California is one of seven states-including Colorado, Hawaii, Montana, Oregon, Vermont, Washington plus the District of Columbia-that allow doctors to prescribe lethal prescriptions for terminally ill patients.
"We have seen more patients than we initially expected participating in the End of Life Option Act", said Harman, who was not involved in the lawsuit but has written about Stanford Health Care's experiences with the law.
"The goal of the End of Life Option Act is not related or even incidental to the stated objective of the extraordinary session", wrote Life Legal Defense Foundation Executive Director Alexandra Snyder, calling it a "flagrant and unlawful abuse of the legislative process".
The court withheld its judgment for five days to allow the state to file an emergency appeal, which California Attorney General Xavier Becerra indicated his office would be seeking. "For too many, assisted suicide will be the only affordable "treatment" that is offered them", she said.
"It's a reminder for all of us that there are those out there who would like to take our rights away", she said.
Riverside County Superior Court Judge Daniel A. Ottolia overturned the law on procedural grounds in a ruling Tuesday, taking issue with how the state passed the legislation during a special session focused on healthcare issues.
Compassion & Choices, a group, which advocated for the law, told HealthExec in a statement it's confident the state will prevail in its appeal and "reinstate this perfectly valid law". Two physicians must independently determine that requesting patients have six months or less to live, are making an informed, voluntary decision, and are mentally competent.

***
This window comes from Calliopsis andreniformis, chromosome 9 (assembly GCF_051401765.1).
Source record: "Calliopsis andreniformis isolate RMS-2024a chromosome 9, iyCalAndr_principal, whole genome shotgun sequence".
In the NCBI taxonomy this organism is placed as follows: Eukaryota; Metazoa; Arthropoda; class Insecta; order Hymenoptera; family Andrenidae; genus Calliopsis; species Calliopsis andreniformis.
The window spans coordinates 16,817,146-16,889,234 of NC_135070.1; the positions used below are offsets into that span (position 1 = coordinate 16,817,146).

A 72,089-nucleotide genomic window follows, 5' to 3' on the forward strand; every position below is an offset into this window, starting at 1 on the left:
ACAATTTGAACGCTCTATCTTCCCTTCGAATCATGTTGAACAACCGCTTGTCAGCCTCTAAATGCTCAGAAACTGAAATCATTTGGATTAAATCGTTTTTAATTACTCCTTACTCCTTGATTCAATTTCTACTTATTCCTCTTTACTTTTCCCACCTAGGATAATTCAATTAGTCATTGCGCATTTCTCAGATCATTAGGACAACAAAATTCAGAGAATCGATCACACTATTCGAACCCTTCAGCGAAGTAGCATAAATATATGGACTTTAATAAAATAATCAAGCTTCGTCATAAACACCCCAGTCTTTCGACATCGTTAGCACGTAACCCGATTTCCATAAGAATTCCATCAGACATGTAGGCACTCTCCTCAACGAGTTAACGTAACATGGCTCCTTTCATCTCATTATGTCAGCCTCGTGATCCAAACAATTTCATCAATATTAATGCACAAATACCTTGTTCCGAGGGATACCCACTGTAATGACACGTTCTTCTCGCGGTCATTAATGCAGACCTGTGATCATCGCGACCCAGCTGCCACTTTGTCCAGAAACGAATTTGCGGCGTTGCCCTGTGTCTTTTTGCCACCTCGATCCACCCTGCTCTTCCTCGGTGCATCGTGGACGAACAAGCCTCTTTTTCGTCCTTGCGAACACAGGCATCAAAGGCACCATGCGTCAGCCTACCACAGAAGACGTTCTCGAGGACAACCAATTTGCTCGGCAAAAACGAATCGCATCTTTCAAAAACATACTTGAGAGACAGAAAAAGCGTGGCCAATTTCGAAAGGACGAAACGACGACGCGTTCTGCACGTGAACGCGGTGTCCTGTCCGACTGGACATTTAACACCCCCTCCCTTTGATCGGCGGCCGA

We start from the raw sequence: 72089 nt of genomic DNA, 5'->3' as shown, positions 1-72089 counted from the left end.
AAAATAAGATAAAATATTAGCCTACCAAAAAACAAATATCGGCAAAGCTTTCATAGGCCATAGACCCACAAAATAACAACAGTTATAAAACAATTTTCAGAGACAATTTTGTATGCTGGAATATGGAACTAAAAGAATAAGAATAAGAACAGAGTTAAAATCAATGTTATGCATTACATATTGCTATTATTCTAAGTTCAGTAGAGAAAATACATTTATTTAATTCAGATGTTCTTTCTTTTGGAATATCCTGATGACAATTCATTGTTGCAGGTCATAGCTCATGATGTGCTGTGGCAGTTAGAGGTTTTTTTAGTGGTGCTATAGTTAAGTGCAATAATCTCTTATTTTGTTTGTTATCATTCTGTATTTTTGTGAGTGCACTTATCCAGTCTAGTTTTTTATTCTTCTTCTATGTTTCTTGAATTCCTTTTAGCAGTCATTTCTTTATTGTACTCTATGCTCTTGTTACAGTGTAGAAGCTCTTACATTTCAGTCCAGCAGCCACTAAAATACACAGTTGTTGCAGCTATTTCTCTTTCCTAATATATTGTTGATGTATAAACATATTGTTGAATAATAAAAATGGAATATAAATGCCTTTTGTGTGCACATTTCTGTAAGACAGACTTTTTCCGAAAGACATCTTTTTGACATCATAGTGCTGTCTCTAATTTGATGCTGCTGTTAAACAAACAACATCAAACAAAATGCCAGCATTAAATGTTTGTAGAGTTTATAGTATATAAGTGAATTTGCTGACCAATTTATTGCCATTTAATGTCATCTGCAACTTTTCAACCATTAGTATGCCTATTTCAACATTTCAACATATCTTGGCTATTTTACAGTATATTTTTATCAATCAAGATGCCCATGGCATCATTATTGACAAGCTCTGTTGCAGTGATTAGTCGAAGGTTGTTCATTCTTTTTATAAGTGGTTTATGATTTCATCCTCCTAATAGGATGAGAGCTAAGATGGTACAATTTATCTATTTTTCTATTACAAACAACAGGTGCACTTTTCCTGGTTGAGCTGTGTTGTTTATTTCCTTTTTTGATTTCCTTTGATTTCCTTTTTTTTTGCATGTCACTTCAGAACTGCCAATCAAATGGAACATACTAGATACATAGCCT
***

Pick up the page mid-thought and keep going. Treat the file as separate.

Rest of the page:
Jennifer Glass, 51, who was diagnosed with advanced lung cancer previous year, just four months after getting married, is photographed at her home in San Mateo, Calif., on November 3, 2014, one day after Brittany Maynard ended her life in Oregon. "The session dealt with Medicaid, and the End of Life Option Act allowed Medicaid to pay for aid-in-dying medication", he said. Maynard's family advocated for the law in California and elsewhere.
In a Tuesday statement on Facebook, Packer expressed confidence that Judge Ottolia's ruling will stand.
The judge's ruling "is not a surprise, as the End of Life Option Act entered review by the legislature through an abnormal path", said Dr. Stephanie Harman, a clinical associate professor in Stanford University's Department of Medicine and a faculty member in the Stanford Center for Biomedical Ethics.
Worse, for patients, "the so-called right to die very quickly becomes the duty to die", Stevens said.
Kappos said his organization argued that since California Governor Jerry Brown, who convened the session, signed the bill into law it was clear that he considered it appropriate.
Her story incited more awareness for the Death With Dignity movement, which began in OR when a group of physicians helped pass the first statewide law that allowed for terminally ill patients to request drugs to end their lives.
Sean Crowley, a spokesman for Compassion & Choices, said Judge Ottolia's ruling was "a shock" and that his group thinks the judge misinterpreted the state constitution in holding that the aid-in-dying bill fell outside the parameters of the special legislative session.
George Eighmey, national board president of the nonprofit Death With Dignity argued that as the court battle unfolds, people who want to die will be forced to place their death on hold.